6.6 Projected Temperature and Precipitation Extremes for Tucson, Arizona: Using Stakeholder-Defined Criteria for Adaptation Planning

Tuesday, 8 January 2013: 4:45 PM
Room 19A (Austin Convention Center)
Gregg M. Garfin, University of Arizona, Tucson, AZ; and C. M. Carrillo, W. S. Reeder, A. Petersen, and L. Ethen

It has often been stated that climate change will be experienced by citizens through changes in extreme events. The city of Tucson, Arizona currently experiences a variety of extremes including: intense precipitation and flooding from summer thunderstorms or multi-day winter fronts; episodes of multiple days of extreme heat; and episodes of multiple days (or even months) without measurable precipitation. As the city prepares its climate change adaptation plan, changes in these extremes are of importance to operational managers in city and county departments, natural resource managers stewarding lands adjacent to the city, and citizens concerned with the sustainability of the city.

In order to better address these concerns and take our climate projections to the next level, we focused in on the extreme events that are most critical and relevant for the community. To define extremes, we surveyed key city and county employees, resource managers, and members of the community climate change committee. We analyzed the survey responses to identify critical thresholds for temperature and precipitation events and then tailored our modeling work to identify projected changes with respect to those recommended thresholds.

We analyzed statistically and dynamically downscaled climate model projections of extreme heat, cold, and precipitation, based on high (A2) and low (B1) SRES emissions scenarios, for both the city and the wider region. We compare results from the two downscaling methods. We also compared results for the average of gridcells that comprise Tucson's city footprint with results for a larger region, which is affected by key climate phenomena, such as the El Nino-Southern Oscillation and the North American Monsoon. For Tucson, models project annual average temperature increases of 2.8°F (2021-2050), 4.5°F (2041-2070), and 7.7°F (2071-2099) (A2). We find that maximum temperatures above the user-defined threshold of 100°F will increase by an average of ~42 days per year; this is likely to affect public health (through increased heat stress) as well as increase water and electricity demand. For the winter season, models project a decrease of ~4 days with temperatures below freezing. Annual regional precipitation is projected to decrease in the last half of the century, and spring precipitation is projected to decrease in all time periods, regardless of emissions scenario. Days with zero precipitation increase by ~6 days/year, which has implications for water use and for fire danger in the forested area to the north of the city. Stakeholders defined two extreme high precipitation thresholds: precipitation greater than 0.5 inches per day, and precipitation greater than 1.0 inches per day. High precipitation is of particular concern to floodplain managers, given several instances of widespread flooding during the last 30 years. Both dynamically and statistically downscaled projections show slight increases in extreme high precipitation amounts, but increases were not outside of the average of the historic range.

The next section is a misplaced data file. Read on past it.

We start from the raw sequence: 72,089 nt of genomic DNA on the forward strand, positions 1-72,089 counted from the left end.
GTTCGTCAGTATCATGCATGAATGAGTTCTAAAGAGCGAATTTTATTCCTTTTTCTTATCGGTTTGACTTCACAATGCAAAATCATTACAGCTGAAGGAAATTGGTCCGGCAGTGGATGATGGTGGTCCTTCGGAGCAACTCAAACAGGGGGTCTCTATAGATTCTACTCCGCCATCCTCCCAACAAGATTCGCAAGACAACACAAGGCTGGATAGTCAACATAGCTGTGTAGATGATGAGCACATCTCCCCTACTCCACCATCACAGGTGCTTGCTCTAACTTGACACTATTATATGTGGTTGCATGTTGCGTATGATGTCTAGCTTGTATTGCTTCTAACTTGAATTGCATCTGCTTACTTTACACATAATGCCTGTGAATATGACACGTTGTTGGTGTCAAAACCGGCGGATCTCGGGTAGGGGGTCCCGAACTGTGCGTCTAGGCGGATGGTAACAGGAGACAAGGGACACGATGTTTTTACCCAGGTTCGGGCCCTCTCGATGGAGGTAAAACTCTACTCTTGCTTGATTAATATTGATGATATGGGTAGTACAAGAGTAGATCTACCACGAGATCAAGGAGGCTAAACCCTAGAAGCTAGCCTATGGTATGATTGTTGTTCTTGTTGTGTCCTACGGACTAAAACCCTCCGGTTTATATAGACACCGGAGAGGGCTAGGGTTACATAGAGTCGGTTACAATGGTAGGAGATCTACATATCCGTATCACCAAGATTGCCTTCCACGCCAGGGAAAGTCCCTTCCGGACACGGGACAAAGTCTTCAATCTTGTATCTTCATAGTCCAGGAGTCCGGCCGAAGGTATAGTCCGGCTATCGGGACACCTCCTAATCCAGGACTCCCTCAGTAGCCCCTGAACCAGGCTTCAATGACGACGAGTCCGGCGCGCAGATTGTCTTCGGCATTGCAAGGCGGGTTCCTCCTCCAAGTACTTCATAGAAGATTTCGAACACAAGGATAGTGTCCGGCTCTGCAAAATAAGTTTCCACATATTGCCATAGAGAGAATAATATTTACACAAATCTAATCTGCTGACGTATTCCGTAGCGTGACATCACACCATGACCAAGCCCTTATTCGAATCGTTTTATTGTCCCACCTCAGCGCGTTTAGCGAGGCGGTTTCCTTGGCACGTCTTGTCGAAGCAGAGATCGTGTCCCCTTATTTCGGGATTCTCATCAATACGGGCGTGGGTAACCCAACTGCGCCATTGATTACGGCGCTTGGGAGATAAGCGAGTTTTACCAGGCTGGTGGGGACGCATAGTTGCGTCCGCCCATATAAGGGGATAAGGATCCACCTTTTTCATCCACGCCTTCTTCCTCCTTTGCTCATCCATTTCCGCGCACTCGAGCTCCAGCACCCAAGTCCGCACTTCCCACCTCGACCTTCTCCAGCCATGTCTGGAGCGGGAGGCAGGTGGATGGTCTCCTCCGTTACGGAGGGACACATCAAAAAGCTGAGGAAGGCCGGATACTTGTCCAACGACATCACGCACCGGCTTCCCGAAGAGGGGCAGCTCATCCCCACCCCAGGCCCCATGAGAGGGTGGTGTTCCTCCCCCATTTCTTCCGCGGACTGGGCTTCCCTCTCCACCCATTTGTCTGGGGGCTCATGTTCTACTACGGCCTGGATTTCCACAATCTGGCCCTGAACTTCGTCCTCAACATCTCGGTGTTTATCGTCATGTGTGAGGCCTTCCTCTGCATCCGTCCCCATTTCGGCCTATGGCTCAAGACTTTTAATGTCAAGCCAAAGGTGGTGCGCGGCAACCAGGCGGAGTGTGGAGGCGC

Using stakeholder input to tailor the classification of extreme events, makes those results more meaningful to city and county departments and municipal operational agencies. User-defined thresholds allow climate adaptation planners to more easily communicate climate change projections to city managers, local decision makers, and concerned citizens. Building off critical thresholds that are already known to represent potential climate- and weather-related vulnerabilities in the community, should make it easier for participants in scenario planning to visualize future threats and to articulate adaptation strategies and the feasibility of implementing strategies.

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